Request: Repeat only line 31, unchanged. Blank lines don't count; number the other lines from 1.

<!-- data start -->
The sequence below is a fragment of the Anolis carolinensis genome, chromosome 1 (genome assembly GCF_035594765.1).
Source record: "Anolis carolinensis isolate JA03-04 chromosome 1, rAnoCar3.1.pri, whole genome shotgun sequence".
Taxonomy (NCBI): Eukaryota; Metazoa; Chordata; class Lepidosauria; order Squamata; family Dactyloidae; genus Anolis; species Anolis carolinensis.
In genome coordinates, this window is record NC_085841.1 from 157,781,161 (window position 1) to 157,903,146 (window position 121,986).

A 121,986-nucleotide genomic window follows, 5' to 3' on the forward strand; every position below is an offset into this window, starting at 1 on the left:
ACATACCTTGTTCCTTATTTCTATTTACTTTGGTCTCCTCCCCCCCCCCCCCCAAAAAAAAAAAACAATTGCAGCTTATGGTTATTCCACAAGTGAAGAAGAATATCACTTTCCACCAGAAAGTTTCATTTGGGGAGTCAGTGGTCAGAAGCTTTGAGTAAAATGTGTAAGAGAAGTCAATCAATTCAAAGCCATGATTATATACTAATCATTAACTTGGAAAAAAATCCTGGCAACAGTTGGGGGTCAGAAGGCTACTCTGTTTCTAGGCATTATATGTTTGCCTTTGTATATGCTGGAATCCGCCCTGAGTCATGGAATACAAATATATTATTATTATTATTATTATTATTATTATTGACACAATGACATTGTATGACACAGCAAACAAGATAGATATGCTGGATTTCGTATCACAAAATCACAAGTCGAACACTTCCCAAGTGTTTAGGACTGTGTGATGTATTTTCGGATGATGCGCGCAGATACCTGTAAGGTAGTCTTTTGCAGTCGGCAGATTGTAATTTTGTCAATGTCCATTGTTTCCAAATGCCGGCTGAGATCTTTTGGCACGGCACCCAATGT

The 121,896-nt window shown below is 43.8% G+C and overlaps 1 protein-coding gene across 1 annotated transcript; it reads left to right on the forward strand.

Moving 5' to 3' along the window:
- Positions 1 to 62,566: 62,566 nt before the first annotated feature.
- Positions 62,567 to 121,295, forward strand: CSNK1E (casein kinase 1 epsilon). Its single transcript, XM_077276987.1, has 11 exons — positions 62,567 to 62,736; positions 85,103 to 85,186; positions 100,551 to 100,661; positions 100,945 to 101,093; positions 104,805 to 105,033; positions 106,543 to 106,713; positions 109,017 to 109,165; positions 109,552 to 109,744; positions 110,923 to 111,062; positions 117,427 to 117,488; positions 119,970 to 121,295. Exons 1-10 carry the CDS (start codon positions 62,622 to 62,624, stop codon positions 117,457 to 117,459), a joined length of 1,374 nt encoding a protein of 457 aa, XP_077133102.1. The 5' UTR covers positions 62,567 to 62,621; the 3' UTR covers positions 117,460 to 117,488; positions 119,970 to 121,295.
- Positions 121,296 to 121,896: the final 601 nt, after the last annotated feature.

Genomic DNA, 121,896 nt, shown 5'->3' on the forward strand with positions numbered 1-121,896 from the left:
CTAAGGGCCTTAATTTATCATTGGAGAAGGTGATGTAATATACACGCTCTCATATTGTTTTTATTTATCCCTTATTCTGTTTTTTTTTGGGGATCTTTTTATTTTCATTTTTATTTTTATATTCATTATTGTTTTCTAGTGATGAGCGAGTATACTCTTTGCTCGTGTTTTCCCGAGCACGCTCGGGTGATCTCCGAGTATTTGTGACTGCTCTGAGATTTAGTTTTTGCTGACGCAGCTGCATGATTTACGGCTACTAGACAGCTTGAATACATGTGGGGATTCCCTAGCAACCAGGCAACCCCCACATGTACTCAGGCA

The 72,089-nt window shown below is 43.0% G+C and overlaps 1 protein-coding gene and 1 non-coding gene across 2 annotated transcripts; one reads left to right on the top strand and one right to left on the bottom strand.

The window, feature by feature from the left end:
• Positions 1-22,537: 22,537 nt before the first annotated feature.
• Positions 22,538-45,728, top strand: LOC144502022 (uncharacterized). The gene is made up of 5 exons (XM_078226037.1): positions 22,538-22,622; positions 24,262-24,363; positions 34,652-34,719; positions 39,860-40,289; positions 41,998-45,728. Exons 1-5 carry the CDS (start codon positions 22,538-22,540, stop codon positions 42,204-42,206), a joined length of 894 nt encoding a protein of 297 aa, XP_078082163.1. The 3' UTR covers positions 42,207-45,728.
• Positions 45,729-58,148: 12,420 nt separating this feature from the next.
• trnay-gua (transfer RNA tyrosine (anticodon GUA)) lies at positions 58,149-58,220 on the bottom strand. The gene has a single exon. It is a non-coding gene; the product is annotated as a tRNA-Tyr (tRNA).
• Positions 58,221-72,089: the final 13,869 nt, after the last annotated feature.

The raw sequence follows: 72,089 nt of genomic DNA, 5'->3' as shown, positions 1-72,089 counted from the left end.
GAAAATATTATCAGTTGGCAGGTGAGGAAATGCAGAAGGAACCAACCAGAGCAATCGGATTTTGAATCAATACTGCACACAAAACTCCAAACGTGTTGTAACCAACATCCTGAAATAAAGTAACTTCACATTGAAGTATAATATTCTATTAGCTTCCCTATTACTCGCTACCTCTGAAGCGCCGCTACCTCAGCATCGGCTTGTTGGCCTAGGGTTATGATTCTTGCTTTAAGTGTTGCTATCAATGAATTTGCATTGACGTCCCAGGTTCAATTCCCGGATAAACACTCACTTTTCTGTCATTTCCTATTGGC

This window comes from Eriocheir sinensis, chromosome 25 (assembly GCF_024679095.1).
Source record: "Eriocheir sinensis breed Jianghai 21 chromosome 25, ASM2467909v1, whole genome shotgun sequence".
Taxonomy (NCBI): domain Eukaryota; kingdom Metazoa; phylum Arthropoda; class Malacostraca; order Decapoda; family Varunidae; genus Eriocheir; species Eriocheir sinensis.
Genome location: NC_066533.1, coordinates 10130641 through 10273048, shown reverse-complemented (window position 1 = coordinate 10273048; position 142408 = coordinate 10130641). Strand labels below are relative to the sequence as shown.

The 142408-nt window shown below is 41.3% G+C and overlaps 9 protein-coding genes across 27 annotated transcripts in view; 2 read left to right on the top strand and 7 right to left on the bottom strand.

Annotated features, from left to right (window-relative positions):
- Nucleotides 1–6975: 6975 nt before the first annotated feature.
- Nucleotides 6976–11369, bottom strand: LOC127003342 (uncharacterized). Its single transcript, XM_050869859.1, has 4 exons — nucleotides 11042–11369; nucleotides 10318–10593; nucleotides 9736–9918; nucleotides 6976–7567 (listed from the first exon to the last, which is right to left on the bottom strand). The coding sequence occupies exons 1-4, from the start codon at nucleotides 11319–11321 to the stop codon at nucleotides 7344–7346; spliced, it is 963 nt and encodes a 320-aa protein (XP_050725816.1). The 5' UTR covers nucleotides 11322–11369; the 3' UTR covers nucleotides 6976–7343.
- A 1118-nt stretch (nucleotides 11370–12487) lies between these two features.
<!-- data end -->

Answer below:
- A 1118-nt stretch (nucleotides 11370–12487) lies between these two features.